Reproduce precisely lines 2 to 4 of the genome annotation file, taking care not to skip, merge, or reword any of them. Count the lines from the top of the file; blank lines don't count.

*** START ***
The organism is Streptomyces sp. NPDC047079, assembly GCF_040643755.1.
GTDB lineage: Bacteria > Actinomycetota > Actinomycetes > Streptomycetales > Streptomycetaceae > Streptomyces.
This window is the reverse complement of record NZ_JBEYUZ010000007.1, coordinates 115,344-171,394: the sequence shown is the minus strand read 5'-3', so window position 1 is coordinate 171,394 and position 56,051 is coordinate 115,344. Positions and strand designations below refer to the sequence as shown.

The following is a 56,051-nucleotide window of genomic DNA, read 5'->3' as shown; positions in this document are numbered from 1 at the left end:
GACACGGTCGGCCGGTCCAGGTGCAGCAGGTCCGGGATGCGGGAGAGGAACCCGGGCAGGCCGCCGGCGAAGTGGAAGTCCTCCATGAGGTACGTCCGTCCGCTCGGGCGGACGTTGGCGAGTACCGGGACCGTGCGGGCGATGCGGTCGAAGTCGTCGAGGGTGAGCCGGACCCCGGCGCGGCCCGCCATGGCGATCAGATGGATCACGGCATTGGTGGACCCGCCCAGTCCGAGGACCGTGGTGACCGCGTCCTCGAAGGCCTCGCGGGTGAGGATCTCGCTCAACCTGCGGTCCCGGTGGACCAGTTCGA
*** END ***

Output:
GTDB lineage: Bacteria > Actinomycetota > Actinomycetes > Streptomycetales > Streptomycetaceae > Streptomyces.
This window is the reverse complement of record NZ_JBEYUZ010000007.1, coordinates 115,344-171,394: the sequence shown is the minus strand read 5'-3', so window position 1 is coordinate 171,394 and position 56,051 is coordinate 115,344. Positions and strand designations below refer to the sequence as shown.

The following is a 56,051-nucleotide window of genomic DNA, read 5'->3' as shown; positions in this document are numbered from 1 at the left end: